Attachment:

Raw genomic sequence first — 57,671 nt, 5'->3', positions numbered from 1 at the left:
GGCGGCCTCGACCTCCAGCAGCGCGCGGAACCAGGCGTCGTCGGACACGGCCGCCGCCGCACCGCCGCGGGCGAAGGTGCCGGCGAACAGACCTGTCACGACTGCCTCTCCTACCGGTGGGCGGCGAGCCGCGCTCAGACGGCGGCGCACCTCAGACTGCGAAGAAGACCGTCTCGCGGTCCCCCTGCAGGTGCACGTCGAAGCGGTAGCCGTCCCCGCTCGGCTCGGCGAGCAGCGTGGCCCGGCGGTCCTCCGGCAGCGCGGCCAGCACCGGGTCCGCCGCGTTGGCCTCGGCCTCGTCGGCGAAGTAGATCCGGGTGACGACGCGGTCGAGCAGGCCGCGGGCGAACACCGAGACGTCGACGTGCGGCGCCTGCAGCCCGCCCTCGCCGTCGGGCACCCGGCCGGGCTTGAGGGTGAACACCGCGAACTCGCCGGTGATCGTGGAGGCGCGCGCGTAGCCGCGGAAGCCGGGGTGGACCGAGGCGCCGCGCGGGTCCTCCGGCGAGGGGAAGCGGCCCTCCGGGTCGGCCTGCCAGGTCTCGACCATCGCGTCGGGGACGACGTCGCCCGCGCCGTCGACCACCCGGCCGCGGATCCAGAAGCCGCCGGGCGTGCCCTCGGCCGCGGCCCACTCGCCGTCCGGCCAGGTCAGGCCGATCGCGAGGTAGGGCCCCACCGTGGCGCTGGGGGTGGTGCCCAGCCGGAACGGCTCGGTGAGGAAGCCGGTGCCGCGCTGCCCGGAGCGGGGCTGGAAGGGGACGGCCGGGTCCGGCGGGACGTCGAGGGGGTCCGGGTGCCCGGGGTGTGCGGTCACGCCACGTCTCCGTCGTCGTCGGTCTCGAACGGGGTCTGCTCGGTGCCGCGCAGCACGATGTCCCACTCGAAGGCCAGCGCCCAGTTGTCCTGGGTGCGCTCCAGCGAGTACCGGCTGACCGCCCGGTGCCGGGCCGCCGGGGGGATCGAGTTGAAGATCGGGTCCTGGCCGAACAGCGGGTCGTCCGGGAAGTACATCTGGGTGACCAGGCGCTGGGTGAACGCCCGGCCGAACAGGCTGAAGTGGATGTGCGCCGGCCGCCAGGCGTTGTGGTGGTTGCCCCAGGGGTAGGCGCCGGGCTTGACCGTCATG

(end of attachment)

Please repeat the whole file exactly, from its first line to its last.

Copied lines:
Raw genomic sequence first — 57,671 nt, 5'->3', positions numbered from 1 at the left:
GGCGGCCTCGACCTCCAGCAGCGCGCGGAACCAGGCGTCGTCGGACACGGCCGCCGCCGCACCGCCGCGGGCGAAGGTGCCGGCGAACAGACCTGTCACGACTGCCTCTCCTACCGGTGGGCGGCGAGCCGCGCTCAGACGGCGGCGCACCTCAGACTGCGAAGAAGACCGTCTCGCGGTCCCCCTGCAGGTGCACGTCGAAGCGGTAGCCGTCCCCGCTCGGCTCGGCGAGCAGCGTGGCCCGGCGGTCCTCCGGCAGCGCGGCCAGCACCGGGTCCGCCGCGTTGGCCTCGGCCTCGTCGGCGAAGTAGATCCGGGTGACGACGCGGTCGAGCAGGCCGCGGGCGAACACCGAGACGTCGACGTGCGGCGCCTGCAGCCCGCCCTCGCCGTCGGGCACCCGGCCGGGCTTGAGGGTGAACACCGCGAACTCGCCGGTGATCGTGGAGGCGCGCGCGTAGCCGCGGAAGCCGGGGTGGACCGAGGCGCCGCGCGGGTCCTCCGGCGAGGGGAAGCGGCCCTCCGGGTCGGCCTGCCAGGTCTCGACCATCGCGTCGGGGACGACGTCGCCCGCGCCGTCGACCACCCGGCCGCGGATCCAGAAGCCGCCGGGCGTGCCCTCGGCCGCGGCCCACTCGCCGTCCGGCCAGGTCAGGCCGATCGCGAGGTAGGGCCCCACCGTGGCGCTGGGGGTGGTGCCCAGCCGGAACGGCTCGGTGAGGAAGCCGGTGCCGCGCTGCCCGGAGCGGGGCTGGAAGGGGACGGCCGGGTCCGGCGGGACGTCGAGGGGGTCCGGGTGCCCGGGGTGTGCGGTCACGCCACGTCTCCGTCGTCGTCGGTCTCGAACGGGGTCTGCTCGGTGCCGCGCAGCACGATGTCCCACTCGAAGGCCAGCGCCCAGTTGTCCTGGGTGCGCTCCAGCGAGTACCGGCTGACCGCCCGGTGCCGGGCCGCCGGGGGGATCGAGTTGAAGATCGGGTCCTGGCCGAACAGCGGGTCGTCCGGGAAGTACATCTGGGTGACCAGGCGCTGGGTGAACGCCCGGCCGAACAGGCTGAAGTGGATGTGCGCCGGCCGCCAGGCGTTGTGGTGGTTGCCCCAGGGGTAGGCGCCGGGCTTGACCGTCATG